Nicolas Maduro, a former bus driver who rose to become the late Hugo Chavez’s protégé and now Venezuela's president-elect, has accused the U.S. of sparking postelection violence in the country, resulting in seven deaths and scores of injuries, the government said on Tuesday.
Maduro narrowly won Sunday's election, beating rival Henrique Capriles with 50.8 percent of the vote, compared to Capriles' 49 percent -- a difference of about 262,000 votes. In total, 14.9 million ballots were cast, Venezuela’s National Electoral Commission said.
Maduro represents the ruling United Socialist Party of Venezuela. Capriles, governor of Miranda state and the candidate for the umbrella opposition group, Table for Democratic Unity, said he didn't accept the results and demanded a recount.
The U.S. State Department backed the opposition’s demand, saying it wouldn't recognize Maduro's win without a recount. It was joined by the governments of Panama and Paraguay, the Associated Press reports.
There were sporadic clashes between police and opposition members in several provincial Venezuelan cities on Monday, while protesters in the capital Caracas set up several roadblocks.
Attorney General Luisa Ortega said the clashes left seven people dead, with more than 60 injured and 139 arrested. She noted that some offices had been set on fire and public property destroyed.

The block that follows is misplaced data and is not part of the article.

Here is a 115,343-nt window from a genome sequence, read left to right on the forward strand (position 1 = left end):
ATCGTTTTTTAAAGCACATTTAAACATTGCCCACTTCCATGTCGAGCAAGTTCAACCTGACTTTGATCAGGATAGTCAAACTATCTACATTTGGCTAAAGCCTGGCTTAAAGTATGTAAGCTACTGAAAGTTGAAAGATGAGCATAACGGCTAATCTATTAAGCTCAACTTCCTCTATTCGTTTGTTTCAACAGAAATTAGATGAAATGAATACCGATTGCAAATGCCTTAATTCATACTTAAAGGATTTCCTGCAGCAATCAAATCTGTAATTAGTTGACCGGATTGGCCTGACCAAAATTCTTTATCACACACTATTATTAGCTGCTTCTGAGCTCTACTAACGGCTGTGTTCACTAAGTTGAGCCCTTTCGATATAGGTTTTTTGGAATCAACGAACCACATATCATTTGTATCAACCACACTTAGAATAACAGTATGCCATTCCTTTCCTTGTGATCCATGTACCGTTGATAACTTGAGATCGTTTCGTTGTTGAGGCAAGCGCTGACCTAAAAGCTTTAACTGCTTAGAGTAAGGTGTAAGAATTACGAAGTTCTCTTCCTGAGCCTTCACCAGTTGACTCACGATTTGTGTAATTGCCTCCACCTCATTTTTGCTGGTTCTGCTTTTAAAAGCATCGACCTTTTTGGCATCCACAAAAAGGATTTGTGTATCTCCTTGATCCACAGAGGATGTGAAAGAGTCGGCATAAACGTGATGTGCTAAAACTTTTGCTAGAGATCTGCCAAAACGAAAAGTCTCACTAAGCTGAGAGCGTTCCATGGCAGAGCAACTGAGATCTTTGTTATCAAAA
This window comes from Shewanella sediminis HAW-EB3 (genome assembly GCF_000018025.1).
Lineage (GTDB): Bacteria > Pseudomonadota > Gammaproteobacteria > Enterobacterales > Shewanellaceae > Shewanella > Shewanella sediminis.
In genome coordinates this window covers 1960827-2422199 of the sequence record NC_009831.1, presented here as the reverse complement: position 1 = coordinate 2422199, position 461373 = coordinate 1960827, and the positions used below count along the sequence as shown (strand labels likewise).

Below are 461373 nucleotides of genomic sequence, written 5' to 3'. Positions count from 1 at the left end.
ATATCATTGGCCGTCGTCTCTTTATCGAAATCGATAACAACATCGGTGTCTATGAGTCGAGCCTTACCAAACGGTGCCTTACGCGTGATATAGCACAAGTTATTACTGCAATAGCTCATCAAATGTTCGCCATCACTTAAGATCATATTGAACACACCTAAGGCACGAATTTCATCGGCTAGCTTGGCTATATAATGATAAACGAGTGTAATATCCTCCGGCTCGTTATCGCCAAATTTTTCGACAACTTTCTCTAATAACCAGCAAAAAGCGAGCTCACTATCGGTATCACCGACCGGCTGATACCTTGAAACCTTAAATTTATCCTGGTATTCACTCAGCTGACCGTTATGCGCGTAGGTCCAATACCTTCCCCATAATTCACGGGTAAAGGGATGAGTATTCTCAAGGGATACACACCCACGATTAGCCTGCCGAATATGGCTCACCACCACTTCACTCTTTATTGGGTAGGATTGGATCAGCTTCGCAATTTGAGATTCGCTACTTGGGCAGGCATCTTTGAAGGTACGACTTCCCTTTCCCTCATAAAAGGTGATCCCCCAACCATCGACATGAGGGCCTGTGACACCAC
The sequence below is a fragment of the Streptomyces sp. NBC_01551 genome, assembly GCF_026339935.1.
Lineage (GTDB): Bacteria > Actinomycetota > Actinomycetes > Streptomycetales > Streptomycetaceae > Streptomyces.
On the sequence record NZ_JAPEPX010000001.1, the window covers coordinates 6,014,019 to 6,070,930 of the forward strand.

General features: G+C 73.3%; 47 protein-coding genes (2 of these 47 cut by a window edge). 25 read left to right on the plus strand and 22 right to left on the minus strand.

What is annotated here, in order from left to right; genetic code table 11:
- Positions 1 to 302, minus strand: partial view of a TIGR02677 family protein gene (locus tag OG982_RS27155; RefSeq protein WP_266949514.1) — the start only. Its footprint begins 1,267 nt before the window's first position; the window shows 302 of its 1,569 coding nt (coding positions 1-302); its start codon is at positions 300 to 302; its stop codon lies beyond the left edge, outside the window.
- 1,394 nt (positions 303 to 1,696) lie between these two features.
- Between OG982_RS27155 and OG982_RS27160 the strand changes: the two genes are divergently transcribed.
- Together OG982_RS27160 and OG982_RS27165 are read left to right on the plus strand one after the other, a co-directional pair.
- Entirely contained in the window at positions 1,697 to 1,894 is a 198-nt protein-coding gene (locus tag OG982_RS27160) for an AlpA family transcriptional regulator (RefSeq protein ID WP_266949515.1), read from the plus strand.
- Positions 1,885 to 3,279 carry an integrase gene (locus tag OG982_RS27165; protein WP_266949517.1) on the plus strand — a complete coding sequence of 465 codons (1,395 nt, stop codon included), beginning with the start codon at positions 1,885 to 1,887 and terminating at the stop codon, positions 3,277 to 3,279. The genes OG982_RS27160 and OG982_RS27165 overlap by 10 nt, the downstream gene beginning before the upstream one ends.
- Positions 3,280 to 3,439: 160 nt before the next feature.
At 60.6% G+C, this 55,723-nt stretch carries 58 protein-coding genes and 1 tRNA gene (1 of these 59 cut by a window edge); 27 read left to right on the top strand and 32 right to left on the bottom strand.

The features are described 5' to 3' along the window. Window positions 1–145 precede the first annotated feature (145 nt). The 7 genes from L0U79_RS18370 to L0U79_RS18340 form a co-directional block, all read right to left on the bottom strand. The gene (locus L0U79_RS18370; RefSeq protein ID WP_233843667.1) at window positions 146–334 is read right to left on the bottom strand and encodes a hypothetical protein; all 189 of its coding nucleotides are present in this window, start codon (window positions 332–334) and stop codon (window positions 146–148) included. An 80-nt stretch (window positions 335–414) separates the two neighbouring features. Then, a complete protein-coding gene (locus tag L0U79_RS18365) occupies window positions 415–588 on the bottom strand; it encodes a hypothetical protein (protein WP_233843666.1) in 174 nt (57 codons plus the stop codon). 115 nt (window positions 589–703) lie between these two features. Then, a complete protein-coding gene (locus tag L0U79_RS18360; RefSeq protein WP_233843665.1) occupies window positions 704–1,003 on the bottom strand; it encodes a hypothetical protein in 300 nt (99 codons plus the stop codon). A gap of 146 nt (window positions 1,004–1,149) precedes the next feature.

State media reported that two of those killed were shot while celebrating Maduro's victory in Caracas; one died in a government-run clinic in a central state, and two others were killed in an Andean border state.
In postelection public appearances, Maduro has harshly criticized his opponent, calling him “a fascist,” “a murderer” and “coup plotter.”
He also targeted Washington, saying the U.S. embassy in Caracas “financed and led” the street violence that followed the declaration of election results.
He said the government wouldn't be blackmailed and called on Venezuelans to remain peaceful.
"This is the responsibility of those who have called for violence, who have ignored the constitution and the institutions," Maduro said in a televised speech to the nation, carried by the BBC.
"Their plan is a coup d'etat," he added, while calling his own supporters onto the streets.
"If they want to overthrow me, come get me. With the people and the armed forces, I am here."
Capriles said the government was responsible for the violence as it sought to avoid a recount.
On Tuesday, he called off a previously announced rally of the National Electoral Council in Caracas, saying the opposition was ready "to open a dialogue with the government so that the crisis can be ended in the coming hours."
He claimed that Maduro's supporters were planning to infiltrate the march.
"Whoever goes out into the street tomorrow is playing the government's game," Capriles said. "The government wants there to be deaths in the country."
Gayathri writes about geopolitics and business for International Business Times. She began her career at the Times of India as news coordinator, before moving on to IBTimes...